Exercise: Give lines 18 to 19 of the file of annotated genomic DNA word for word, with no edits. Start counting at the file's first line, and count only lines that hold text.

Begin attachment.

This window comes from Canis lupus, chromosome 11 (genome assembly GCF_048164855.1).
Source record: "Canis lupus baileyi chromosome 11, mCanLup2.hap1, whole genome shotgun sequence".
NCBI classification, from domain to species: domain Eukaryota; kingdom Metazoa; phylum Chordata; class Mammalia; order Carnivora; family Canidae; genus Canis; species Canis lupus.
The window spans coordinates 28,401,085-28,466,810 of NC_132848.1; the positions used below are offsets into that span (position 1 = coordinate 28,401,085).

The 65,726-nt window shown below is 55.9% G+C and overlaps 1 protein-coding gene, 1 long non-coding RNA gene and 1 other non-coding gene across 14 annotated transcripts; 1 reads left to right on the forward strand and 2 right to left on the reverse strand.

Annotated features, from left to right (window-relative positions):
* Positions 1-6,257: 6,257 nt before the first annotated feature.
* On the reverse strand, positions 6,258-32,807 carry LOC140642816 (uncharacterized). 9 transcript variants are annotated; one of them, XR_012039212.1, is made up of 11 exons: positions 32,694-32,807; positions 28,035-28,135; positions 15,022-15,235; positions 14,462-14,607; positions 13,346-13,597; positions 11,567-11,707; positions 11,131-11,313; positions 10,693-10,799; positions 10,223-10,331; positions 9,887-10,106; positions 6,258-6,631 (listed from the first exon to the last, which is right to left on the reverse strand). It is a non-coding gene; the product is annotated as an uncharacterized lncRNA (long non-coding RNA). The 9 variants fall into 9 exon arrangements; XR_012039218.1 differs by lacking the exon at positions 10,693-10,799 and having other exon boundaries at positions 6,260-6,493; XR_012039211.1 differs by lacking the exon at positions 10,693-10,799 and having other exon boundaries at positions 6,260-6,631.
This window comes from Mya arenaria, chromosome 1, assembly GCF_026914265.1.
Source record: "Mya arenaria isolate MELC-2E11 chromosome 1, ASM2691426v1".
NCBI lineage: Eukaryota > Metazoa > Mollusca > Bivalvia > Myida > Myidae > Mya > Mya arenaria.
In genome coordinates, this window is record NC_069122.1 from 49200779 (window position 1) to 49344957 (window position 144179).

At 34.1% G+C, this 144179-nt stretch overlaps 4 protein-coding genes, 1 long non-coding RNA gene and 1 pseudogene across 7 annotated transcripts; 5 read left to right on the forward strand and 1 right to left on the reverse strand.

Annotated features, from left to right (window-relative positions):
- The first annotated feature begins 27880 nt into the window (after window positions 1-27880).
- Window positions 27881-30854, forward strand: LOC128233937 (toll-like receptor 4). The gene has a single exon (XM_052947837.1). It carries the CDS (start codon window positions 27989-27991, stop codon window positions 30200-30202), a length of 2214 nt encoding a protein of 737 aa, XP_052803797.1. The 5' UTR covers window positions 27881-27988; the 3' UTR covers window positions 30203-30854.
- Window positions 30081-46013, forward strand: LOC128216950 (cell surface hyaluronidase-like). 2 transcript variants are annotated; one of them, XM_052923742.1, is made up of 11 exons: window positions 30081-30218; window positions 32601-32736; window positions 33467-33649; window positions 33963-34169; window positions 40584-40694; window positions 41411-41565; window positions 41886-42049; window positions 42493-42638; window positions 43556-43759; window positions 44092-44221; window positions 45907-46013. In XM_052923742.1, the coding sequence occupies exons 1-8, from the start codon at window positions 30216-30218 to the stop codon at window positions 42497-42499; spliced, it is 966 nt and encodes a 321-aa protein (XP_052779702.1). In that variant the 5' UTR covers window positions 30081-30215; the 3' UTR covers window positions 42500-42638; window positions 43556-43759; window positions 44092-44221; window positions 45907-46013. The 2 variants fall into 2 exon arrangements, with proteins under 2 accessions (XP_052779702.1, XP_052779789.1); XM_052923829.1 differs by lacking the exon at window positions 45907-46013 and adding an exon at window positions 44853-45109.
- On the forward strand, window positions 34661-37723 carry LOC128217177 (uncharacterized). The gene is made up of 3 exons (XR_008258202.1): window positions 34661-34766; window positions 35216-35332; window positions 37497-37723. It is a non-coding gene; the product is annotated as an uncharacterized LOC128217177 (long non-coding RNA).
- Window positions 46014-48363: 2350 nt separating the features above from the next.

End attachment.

- On the forward strand, window positions 34661-37723 carry LOC128217177 (uncharacterized). The gene is made up of 3 exons (XR_008258202.1): window positions 34661-34766; window positions 35216-35332; window positions 37497-37723. It is a non-coding gene; the product is annotated as an uncharacterized LOC128217177 (long non-coding RNA).
- Window positions 46014-48363: 2350 nt separating the features above from the next.